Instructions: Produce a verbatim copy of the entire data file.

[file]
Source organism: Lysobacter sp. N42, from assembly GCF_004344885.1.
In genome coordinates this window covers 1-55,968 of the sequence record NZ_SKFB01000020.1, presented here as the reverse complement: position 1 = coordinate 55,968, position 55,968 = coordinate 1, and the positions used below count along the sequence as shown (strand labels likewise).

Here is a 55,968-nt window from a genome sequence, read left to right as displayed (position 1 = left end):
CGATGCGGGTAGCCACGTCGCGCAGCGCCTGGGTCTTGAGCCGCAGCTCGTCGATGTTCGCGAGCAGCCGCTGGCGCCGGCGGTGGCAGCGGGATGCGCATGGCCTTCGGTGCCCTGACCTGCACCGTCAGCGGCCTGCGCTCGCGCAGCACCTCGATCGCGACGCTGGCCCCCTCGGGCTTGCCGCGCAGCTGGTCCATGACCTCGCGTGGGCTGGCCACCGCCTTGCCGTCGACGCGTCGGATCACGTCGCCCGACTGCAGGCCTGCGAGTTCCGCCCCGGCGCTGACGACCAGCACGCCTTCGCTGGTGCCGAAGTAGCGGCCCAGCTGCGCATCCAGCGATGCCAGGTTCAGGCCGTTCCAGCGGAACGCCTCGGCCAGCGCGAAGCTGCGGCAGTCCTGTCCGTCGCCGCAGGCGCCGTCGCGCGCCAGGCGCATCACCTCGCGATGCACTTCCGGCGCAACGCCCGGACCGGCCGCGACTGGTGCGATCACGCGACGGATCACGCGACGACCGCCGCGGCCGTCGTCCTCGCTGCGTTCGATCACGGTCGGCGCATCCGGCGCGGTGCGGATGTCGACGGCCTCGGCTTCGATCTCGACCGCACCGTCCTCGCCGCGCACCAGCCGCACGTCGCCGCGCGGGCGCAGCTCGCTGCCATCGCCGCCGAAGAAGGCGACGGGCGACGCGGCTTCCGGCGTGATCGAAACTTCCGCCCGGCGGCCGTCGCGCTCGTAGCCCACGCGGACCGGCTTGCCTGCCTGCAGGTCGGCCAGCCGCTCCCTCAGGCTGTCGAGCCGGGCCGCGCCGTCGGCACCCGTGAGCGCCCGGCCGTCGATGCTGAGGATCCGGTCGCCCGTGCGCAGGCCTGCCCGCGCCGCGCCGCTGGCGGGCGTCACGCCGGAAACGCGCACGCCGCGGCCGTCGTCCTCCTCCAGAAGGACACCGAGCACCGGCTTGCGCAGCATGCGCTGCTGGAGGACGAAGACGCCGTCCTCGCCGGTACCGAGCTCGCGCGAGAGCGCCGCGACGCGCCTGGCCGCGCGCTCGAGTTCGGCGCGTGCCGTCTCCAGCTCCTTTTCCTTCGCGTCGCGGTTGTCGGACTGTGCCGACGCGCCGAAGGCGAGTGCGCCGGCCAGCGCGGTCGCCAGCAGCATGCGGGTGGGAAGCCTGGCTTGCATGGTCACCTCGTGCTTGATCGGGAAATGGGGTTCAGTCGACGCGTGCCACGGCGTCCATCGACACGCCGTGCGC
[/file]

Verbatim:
Source organism: Lysobacter sp. N42, from assembly GCF_004344885.1.
In genome coordinates this window covers 1-55,968 of the sequence record NZ_SKFB01000020.1, presented here as the reverse complement: position 1 = coordinate 55,968, position 55,968 = coordinate 1, and the positions used below count along the sequence as shown (strand labels likewise).

Here is a 55,968-nt window from a genome sequence, read left to right as displayed (position 1 = left end):
CGATGCGGGTAGCCACGTCGCGCAGCGCCTGGGTCTTGAGCCGCAGCTCGTCGATGTTCGCGAGCAGCCGCTGGCGCCGGCGGTGGCAGCGGGATGCGCATGGCCTTCGGTGCCCTGACCTGCACCGTCAGCGGCCTGCGCTCGCGCAGCACCTCGATCGCGACGCTGGCCCCCTCGGGCTTGCCGCGCAGCTGGTCCATGACCTCGCGTGGGCTGGCCACCGCCTTGCCGTCGACGCGTCGGATCACGTCGCCCGACTGCAGGCCTGCGAGTTCCGCCCCGGCGCTGACGACCAGCACGCCTTCGCTGGTGCCGAAGTAGCGGCCCAGCTGCGCATCCAGCGATGCCAGGTTCAGGCCGTTCCAGCGGAACGCCTCGGCCAGCGCGAAGCTGCGGCAGTCCTGTCCGTCGCCGCAGGCGCCGTCGCGCGCCAGGCGCATCACCTCGCGATGCACTTCCGGCGCAACGCCCGGACCGGCCGCGACTGGTGCGATCACGCGACGGATCACGCGACGACCGCCGCGGCCGTCGTCCTCGCTGCGTTCGATCACGGTCGGCGCATCCGGCGCGGTGCGGATGTCGACGGCCTCGGCTTCGATCTCGACCGCACCGTCCTCGCCGCGCACCAGCCGCACGTCGCCGCGCGGGCGCAGCTCGCTGCCATCGCCGCCGAAGAAGGCGACGGGCGACGCGGCTTCCGGCGTGATCGAAACTTCCGCCCGGCGGCCGTCGCGCTCGTAGCCCACGCGGACCGGCTTGCCTGCCTGCAGGTCGGCCAGCCGCTCCCTCAGGCTGTCGAGCCGGGCCGCGCCGTCGGCACCCGTGAGCGCCCGGCCGTCGATGCTGAGGATCCGGTCGCCCGTGCGCAGGCCTGCCCGCGCCGCGCCGCTGGCGGGCGTCACGCCGGAAACGCGCACGCCGCGGCCGTCGTCCTCCTCCAGAAGGACACCGAGCACCGGCTTGCGCAGCATGCGCTGCTGGAGGACGAAGACGCCGTCCTCGCCGGTACCGAGCTCGCGCGAGAGCGCCGCGACGCGCCTGGCCGCGCGCTCGAGTTCGGCGCGTGCCGTCTCCAGCTCCTTTTCCTTCGCGTCGCGGTTGTCGGACTGTGCCGACGCGCCGAAGGCGAGTGCGCCGGCCAGCGCGGTCGCCAGCAGCATGCGGGTGGGAAGCCTGGCTTGCATGGTCACCTCGTGCTTGATCGGGAAATGGGGTTCAGTCGACGCGTGCCACGGCGTCCATCGACACGCCGTGCGC